Organization is not my strong suit. I have to really work at it to keep a neat and tidy space. When I started teaching 19 years ago, I had a desk. That lasted for less than a year. Why? There were always piles of paper on it. I could never find anything, but I seemed to keep everything. Getting rid of the desk helped, but now I just create my own organizational systems — or lack thereof — in closed spaces: cupboards, filing cabinets, the trunk of my car. They all work well. 🙂 At least I view clean lines and a lack of clutter. This helps with my own sense of calm, but it also seems to help kids.
When it comes to learning though, I’m all for embracing the mess. Many young children, in particular, seem to love sensory play, and it’s as they engage with the paint, the mud, the glue, the sand, and the water, that we tend to hear the best conversations and extend the most learning. I keep coming back to Instagram posts, such as the one below from last year, which could certainly cause adult stress, but produced amazing student engagement.
Trying to be respectful of the environment and of the caretaker, I’ve always believed in getting students involved in the clean-up process. We clean up too. But when a mess becomes large, it helps to have a good sense of humour and a positive connection with the caretaking team.
My comment to our amazing caretaker, Mr. Angelo after school yesterday: “If you see red anywhere, it’s not blood. It’s just paint.” He shakes his head and chuckles. We’re still his favourite…I just know it! 🤣
— 𝘼𝙫𝙞𝙫𝙖 𝘿𝙪𝙣𝙨𝙞𝙜𝙚𝙧 (@avivaloca) June 4, 2019
I keep thinking about this, for this year, my classroom is as neat as it’s ever been. The caretakers at my new school keep commenting on the cleanliness of the room. Even our young kids seem to embrace “neat painting.” I know that my caretaker from my last school would be shocked with the lack of floor paint. 🙂
For the first time in my entire life, I’m part of a Pinterest-worthy classroom … and yet, I’m stuck wondering. Despite the fact that our kids seem to love being on the floor, and we have tire tables in all of the spaces that they use, they rarely stay at these tables for long. Why?
Today, I had a wonder. Could the added beauty — thanks to the burlap — deter use? I wonder if the kids are afraid to make a mess. Could neatness, at times, hinder creativity? I keep coming back to a wonderful book by Susan Stacey that I read over the summer: Inquiry-Based Learning Environments. As I’ve blogged about before, in the book, Stacey has us thinking about beauty through the eyes of kids. Sometimes our organizational systems are contrary to what students want and need. Reflecting has me questioning if this is true now.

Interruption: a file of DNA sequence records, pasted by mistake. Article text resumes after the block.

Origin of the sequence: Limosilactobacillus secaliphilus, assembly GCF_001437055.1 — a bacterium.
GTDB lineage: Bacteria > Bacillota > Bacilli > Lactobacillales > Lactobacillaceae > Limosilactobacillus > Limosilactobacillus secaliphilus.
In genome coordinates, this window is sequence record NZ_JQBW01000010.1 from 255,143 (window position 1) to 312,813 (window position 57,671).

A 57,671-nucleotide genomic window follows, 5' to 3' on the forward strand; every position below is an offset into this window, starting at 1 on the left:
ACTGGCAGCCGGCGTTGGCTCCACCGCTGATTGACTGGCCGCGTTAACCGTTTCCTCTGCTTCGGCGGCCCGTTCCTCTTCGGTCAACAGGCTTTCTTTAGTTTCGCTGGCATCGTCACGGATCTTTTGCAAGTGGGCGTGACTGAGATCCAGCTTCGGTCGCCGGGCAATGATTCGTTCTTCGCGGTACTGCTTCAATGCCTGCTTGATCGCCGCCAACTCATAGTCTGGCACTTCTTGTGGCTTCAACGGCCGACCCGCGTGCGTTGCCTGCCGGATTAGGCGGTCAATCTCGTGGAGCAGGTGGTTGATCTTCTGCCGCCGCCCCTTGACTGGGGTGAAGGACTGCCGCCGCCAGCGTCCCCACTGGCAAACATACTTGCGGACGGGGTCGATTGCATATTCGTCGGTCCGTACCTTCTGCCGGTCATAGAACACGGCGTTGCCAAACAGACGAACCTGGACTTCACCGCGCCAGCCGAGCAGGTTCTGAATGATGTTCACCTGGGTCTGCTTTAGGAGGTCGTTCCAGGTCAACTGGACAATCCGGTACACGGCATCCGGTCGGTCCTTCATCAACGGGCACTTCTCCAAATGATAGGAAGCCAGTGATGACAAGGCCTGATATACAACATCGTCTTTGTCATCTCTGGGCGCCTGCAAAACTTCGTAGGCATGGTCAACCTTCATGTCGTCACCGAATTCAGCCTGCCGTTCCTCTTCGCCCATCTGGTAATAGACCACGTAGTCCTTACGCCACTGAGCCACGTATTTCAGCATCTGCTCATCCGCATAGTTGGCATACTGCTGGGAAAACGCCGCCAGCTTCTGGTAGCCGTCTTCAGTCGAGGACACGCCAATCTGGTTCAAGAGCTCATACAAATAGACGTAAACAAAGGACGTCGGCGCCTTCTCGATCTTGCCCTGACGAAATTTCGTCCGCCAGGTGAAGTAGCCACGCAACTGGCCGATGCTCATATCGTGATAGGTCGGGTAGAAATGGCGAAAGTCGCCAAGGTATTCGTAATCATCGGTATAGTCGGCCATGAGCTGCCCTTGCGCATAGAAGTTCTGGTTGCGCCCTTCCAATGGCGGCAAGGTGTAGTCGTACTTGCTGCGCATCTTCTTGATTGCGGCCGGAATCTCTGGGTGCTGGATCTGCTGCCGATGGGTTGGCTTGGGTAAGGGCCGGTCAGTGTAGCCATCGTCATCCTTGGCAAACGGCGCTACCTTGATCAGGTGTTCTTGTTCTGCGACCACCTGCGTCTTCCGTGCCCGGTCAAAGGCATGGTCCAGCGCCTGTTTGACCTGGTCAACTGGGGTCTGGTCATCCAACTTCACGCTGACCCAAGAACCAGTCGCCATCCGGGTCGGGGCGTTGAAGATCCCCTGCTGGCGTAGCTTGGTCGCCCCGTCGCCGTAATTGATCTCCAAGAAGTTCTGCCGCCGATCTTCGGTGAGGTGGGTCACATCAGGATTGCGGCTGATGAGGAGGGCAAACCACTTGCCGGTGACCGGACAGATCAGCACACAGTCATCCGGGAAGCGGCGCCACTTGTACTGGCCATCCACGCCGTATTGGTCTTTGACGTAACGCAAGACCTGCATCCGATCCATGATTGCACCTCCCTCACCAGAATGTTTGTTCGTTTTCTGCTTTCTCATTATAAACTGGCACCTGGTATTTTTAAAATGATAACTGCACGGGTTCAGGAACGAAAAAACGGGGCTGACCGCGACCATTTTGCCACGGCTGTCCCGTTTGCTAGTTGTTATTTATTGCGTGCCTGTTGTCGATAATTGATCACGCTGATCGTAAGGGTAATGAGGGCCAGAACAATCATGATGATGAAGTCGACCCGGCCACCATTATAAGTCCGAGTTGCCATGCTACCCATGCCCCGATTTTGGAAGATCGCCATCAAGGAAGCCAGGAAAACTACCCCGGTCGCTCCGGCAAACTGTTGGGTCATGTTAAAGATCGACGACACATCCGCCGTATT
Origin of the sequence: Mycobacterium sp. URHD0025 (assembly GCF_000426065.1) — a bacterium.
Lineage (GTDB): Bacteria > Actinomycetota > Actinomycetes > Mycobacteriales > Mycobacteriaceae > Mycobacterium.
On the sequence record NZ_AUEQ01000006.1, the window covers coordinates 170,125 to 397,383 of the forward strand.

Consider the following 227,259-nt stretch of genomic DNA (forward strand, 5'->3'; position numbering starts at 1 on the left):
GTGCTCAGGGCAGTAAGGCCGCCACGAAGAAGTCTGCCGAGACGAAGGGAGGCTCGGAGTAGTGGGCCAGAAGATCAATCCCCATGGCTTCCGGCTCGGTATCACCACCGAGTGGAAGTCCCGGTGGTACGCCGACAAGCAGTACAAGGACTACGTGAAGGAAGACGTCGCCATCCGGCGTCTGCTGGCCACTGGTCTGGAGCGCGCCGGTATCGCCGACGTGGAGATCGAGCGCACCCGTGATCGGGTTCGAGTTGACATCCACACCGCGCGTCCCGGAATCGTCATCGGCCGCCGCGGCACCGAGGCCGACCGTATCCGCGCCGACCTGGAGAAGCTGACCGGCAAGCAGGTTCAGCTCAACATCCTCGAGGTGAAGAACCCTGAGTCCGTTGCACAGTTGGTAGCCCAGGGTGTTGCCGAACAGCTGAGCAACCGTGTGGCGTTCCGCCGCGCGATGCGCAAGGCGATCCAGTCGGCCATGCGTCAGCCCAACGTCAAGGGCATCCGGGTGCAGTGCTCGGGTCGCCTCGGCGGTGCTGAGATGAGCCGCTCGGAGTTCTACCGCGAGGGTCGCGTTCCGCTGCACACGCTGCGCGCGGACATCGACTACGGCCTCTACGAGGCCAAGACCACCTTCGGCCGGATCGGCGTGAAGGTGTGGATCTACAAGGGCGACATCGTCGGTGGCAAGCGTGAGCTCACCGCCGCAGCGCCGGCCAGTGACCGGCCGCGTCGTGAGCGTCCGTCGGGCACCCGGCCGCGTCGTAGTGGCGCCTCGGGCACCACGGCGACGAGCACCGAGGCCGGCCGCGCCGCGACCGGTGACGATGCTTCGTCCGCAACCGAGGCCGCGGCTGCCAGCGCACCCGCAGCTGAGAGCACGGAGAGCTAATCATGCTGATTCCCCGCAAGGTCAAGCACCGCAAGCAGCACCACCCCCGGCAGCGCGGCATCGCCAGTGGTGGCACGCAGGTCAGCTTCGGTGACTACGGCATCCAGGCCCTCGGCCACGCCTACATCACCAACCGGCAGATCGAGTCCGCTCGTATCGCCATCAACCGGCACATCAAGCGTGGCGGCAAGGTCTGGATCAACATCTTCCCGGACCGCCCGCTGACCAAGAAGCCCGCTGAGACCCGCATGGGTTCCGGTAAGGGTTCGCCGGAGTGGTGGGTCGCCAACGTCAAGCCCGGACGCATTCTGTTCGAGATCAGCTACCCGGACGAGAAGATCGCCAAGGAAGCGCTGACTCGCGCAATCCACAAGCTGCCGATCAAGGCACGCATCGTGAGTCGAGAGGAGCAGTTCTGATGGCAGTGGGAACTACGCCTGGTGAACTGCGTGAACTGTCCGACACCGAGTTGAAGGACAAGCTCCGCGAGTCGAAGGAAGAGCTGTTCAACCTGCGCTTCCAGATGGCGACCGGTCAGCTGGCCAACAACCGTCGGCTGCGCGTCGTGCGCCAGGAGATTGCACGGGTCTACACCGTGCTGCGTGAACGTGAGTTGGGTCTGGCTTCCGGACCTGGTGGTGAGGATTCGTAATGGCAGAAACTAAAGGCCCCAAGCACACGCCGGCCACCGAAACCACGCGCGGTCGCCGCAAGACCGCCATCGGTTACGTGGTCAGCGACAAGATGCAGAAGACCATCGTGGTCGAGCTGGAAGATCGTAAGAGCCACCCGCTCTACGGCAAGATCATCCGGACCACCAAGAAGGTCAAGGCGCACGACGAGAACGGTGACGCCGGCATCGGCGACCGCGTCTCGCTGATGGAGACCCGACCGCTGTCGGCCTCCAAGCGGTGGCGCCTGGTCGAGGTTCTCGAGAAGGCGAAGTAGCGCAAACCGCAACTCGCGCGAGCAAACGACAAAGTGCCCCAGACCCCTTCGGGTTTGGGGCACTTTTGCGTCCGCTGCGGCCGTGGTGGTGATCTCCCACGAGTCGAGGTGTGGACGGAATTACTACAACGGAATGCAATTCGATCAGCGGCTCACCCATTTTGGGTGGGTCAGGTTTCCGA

Earlier this morning, I went on a mission to find a log/stick. The hope is to actually use this log to break apart our big carpet and reduce the running space that is so very intriguing for kids. Thanks to a comment from our principal, Mr. Smith, we’re going to also add a painting component here. This could be a great sensory experience for kids, but also allow them to communicate through art, measure, pattern, count, problem solve, and expand vocabulary. The opportunities are limitless! We definitely have children that love this sensory painting experience, and many that chose to paint their own sticks, pinecones, and other field finds on Friday.
Please note that this table was “popular,” but with just a few kids.
The log painting will expand on this interest, but with a more collaborative piece. Now to keep the floor space clean, I’ve purchased some tarps to put down under the log. Tarps invite painting though. They are known for their dribbles of paint and their messiness. Will these tarps change the use of our floor space?
In the Kindergarten Program Document, we’re told that children can express learning by saying, doing, and/or representing. My wonders around these tire tables have me thinking about if they’ll also express why they are using them less through both their words and actions. Can I figure out more by observing the kids? What about talking to them? The Reggio approach really emphasizes “the environment as the third teacher.” The environment might look beautiful, but is it working? And if it’s not, how can we work with children to make it work better? This week, my teaching partner and I will be acting as researchers as we watch and listen to find out more. In the end, “neat” may be redefined, but hopefully the kids can own and love our evolving space!